Microsoft Headquarters in U.S. to Get Cricket Field

Microsoft CEO Satya Nadella has often talked about the leadership values he learnt while playing cricket in India.


The Microsoft headquarters in the United States may soon have a world class cricket field. As part of a plan to overhaul its 500-acre campus in Redmond, Washington State, Microsoft plans to come up with 18 new buildings, new public spaces, transportation facilities, and a cricket field. The move has been backed by Microsoft’s CEO Satya Nadella, who made his love for the game abundantly clear in his recent book, Hit Refresh.

In his book, Nadella, who belongs to Hyderabad, says, “No matter where I am, this beautiful game is always in the back of my mind. The joy, the memories, the drama, the complexities, and the ups and downs – the infinite possibilities. On those fields, I learned a lot about myself – succeeding and failing as a bowler, a batsman, and a fielder. Even today I catch myself reflecting on the nuances within the cricket rulebook and the inherent grace of a team of eleven working together as one unit.”

Cricket buffs at the Microsoft campus belonging to countries such as India, Bangladesh, Sri Lanka, Pakistan, Australia, West Indies, South Africa, and England have had to make do with softball diamonds and soccer fields.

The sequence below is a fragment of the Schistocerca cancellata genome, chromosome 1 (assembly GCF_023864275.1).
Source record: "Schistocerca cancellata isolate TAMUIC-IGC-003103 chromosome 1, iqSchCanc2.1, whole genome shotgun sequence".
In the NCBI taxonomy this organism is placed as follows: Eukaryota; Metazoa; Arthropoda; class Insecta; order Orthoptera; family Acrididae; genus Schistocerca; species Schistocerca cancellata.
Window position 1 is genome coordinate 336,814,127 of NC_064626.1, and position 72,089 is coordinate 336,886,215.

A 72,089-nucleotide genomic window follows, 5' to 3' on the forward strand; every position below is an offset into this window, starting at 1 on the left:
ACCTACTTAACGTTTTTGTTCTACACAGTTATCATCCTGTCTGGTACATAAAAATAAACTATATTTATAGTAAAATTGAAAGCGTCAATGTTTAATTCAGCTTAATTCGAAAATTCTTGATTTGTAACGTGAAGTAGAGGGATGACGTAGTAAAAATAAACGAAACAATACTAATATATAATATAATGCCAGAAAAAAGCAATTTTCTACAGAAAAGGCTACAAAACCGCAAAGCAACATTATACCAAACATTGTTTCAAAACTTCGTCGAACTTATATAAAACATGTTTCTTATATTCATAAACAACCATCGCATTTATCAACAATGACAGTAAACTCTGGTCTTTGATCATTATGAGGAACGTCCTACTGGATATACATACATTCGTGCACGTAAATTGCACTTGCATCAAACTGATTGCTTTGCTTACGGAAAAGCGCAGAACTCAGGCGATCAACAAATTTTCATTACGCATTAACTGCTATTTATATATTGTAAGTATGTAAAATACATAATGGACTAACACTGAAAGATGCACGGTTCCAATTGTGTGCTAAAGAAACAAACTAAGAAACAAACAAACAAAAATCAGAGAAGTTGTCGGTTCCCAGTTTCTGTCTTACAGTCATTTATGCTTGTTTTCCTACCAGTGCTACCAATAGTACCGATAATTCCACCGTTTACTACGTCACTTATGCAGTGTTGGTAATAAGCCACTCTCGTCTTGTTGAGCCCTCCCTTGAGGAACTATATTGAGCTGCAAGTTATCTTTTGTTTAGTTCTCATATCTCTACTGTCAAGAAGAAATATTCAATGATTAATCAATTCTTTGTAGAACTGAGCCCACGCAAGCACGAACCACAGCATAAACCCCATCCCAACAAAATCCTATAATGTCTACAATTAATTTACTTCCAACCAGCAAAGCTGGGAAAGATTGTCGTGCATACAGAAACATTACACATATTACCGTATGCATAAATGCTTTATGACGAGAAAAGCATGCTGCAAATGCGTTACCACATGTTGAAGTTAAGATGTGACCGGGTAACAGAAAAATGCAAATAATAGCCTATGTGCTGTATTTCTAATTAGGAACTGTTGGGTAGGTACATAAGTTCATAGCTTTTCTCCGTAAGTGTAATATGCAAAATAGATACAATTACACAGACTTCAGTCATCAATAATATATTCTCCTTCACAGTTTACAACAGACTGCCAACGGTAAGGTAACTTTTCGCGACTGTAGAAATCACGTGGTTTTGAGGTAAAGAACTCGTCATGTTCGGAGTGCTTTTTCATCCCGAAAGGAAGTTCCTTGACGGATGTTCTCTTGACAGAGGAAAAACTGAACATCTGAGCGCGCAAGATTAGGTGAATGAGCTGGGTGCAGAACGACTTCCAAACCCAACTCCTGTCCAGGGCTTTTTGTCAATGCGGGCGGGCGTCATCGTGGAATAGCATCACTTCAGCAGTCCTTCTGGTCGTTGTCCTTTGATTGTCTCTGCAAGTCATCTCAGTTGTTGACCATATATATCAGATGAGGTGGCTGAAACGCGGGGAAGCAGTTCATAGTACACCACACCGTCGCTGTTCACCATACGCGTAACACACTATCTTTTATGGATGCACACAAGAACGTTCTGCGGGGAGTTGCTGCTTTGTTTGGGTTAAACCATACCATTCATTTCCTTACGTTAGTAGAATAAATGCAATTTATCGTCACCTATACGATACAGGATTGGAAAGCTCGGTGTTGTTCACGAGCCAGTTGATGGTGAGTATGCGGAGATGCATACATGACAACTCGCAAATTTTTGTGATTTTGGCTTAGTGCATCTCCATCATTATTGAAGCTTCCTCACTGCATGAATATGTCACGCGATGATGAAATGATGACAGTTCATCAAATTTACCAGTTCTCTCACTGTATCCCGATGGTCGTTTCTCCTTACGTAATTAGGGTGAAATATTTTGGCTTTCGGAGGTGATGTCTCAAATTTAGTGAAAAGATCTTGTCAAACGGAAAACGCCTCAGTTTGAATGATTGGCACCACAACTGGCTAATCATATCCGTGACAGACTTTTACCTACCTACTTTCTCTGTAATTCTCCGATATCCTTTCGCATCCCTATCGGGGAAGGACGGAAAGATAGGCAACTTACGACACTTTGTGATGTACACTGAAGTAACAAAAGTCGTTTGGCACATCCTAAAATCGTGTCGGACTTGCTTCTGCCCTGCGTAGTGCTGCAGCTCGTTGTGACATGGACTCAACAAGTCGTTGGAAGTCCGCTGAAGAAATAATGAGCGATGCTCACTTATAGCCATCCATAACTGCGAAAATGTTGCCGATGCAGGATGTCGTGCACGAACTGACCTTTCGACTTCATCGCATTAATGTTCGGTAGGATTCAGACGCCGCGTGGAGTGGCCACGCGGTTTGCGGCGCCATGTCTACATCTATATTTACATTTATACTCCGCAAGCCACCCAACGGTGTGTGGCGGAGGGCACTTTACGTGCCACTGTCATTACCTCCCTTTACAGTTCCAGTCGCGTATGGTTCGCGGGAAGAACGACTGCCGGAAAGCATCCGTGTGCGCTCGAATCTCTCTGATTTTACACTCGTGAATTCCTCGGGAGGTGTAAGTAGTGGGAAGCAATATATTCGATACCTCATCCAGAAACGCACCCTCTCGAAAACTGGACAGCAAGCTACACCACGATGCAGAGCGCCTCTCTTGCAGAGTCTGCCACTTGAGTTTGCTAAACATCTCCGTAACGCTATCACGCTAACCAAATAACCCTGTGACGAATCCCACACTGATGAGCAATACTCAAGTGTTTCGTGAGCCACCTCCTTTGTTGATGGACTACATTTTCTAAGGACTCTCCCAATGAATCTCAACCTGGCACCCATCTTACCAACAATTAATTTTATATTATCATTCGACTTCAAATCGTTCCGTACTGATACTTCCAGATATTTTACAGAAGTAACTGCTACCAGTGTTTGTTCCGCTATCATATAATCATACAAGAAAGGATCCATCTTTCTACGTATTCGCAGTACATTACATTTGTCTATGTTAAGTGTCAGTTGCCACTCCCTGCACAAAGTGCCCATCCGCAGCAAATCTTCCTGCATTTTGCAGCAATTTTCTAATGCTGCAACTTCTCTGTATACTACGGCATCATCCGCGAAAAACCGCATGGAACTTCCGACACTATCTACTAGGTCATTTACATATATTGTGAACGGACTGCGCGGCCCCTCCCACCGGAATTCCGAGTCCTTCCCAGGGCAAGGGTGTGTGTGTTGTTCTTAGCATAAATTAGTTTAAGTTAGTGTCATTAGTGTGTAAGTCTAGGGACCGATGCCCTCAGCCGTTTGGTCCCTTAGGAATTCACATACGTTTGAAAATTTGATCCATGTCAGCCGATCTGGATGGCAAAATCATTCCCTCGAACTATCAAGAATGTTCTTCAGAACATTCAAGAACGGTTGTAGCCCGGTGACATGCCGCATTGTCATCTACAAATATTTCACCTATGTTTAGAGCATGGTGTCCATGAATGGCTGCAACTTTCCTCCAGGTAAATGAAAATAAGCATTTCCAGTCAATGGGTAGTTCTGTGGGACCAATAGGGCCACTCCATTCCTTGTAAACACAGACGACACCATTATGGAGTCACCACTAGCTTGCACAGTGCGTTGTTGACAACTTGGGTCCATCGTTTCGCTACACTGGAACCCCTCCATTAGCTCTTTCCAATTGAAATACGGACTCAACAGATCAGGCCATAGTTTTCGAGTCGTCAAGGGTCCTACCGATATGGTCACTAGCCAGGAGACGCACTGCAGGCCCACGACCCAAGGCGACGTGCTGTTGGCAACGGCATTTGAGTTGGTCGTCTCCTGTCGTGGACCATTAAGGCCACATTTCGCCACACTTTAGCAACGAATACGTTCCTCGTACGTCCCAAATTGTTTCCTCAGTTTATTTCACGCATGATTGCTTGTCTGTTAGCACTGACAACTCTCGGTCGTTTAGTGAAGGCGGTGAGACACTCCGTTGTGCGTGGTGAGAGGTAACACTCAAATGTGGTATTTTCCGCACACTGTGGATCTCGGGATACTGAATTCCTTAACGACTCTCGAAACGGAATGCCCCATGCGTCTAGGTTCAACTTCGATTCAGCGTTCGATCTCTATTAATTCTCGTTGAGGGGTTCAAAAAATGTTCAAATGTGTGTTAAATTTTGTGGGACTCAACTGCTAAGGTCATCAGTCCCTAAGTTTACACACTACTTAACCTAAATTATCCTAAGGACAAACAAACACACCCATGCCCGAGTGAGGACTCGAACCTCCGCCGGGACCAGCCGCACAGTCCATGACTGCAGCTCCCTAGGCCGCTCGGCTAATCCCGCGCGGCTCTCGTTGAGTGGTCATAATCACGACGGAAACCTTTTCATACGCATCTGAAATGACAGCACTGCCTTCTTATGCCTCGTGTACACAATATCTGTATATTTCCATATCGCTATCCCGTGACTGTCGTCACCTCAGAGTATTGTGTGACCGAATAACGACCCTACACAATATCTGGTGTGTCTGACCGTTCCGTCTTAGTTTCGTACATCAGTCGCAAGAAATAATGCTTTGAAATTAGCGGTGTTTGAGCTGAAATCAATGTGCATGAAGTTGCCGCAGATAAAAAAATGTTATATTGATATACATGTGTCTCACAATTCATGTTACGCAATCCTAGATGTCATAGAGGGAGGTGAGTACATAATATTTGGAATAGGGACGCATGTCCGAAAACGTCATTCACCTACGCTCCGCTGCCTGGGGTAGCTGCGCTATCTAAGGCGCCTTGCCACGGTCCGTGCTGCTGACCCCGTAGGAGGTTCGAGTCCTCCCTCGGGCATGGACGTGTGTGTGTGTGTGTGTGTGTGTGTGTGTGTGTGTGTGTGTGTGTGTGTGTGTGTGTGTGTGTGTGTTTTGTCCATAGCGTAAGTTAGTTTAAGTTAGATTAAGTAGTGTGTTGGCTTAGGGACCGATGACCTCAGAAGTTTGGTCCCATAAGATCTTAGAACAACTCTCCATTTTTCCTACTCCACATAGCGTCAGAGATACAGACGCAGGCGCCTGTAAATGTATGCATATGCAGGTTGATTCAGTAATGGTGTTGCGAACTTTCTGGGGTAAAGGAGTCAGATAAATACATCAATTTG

“But in a few years, they will have their own field of dreams — an oval, wicket and stumps that reflect the growing influence of employees from the cricket-mad nations of India, Pakistan, Sri Lanka, Australia, Bangladesh, West Indies, South Africa and England,” Greg Shaw, a senior director in the office of the CEO at Microsoft, wrote in a post on LinkedIn.

Shaw added: “This may be the first proper recreational cricket ground ever designed and built as part of a major corporate or community project in the United States. Wikipedia shows less than a handful of cricket grounds west of the Mississippi, and the few that do exist are in the ancestral American cricket homelands of Philadelphia and New York.”

The cricket field, which is likely to measure about 250 feet by over 320 feet, will be where Microsoft Buildings 5 and 6 are located. “The team is speaking with cricket experts to get it just right. In that location, a well-struck ball — a six as they call it in cricket — could crash into Lake Bill, named for founder Bill Gates,” Shaw said.

Nadella recently shared the stage with veteran cricketer Anil Kumble during a discussion on his book in New Delhi. The Microsoft CEO said that the leadership values he learnt while playing cricket in India helped his 25-year career at the company. It helped him compete vigorously in the face of uncertainty and put the team first.

Nadella also talked about the role played by the sport in his career at the GeekWire 2017 Summit. He recalled how his captain once evicted him from the game when he was “bowling trash.” However, minutes later, Nadella was included back in the game. To him, that moment stood out.

“Why did he do that?” Nadella said at the summit. “He could have just broken all my confidence and thrown me off the team, but for some reason, he decided to give the ball back to me. That ability, that sensibility of what leaders can do to bring teams along to do their best work — that’s what we can learn from team sport,” he added.
The timeline for the project’s completion is five to seven years.

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